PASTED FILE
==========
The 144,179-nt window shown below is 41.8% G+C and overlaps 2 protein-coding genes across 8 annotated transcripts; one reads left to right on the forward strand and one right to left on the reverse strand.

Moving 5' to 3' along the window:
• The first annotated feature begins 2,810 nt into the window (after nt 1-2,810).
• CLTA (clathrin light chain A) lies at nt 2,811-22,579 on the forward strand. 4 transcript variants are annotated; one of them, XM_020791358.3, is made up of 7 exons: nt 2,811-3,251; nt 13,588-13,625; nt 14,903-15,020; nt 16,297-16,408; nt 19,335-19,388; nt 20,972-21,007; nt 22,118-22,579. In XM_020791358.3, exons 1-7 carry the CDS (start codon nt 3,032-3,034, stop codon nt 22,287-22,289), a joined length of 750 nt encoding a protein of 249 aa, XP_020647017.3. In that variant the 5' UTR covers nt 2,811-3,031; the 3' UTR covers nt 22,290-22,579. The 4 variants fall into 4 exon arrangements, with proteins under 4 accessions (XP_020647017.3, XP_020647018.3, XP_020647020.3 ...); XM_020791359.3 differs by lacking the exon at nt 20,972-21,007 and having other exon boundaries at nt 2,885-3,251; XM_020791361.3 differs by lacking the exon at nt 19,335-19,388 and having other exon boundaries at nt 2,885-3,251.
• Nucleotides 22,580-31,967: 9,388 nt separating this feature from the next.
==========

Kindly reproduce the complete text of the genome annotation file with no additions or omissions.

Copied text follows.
The 144,179-nt window shown below is 41.8% G+C and overlaps 2 protein-coding genes across 8 annotated transcripts; one reads left to right on the forward strand and one right to left on the reverse strand.

Moving 5' to 3' along the window:
• The first annotated feature begins 2,810 nt into the window (after nt 1-2,810).
• CLTA (clathrin light chain A) lies at nt 2,811-22,579 on the forward strand. 4 transcript variants are annotated; one of them, XM_020791358.3, is made up of 7 exons: nt 2,811-3,251; nt 13,588-13,625; nt 14,903-15,020; nt 16,297-16,408; nt 19,335-19,388; nt 20,972-21,007; nt 22,118-22,579. In XM_020791358.3, exons 1-7 carry the CDS (start codon nt 3,032-3,034, stop codon nt 22,287-22,289), a joined length of 750 nt encoding a protein of 249 aa, XP_020647017.3. In that variant the 5' UTR covers nt 2,811-3,031; the 3' UTR covers nt 22,290-22,579. The 4 variants fall into 4 exon arrangements, with proteins under 4 accessions (XP_020647017.3, XP_020647018.3, XP_020647020.3 ...); XM_020791359.3 differs by lacking the exon at nt 20,972-21,007 and having other exon boundaries at nt 2,885-3,251; XM_020791361.3 differs by lacking the exon at nt 19,335-19,388 and having other exon boundaries at nt 2,885-3,251.
• Nucleotides 22,580-31,967: 9,388 nt separating this feature from the next.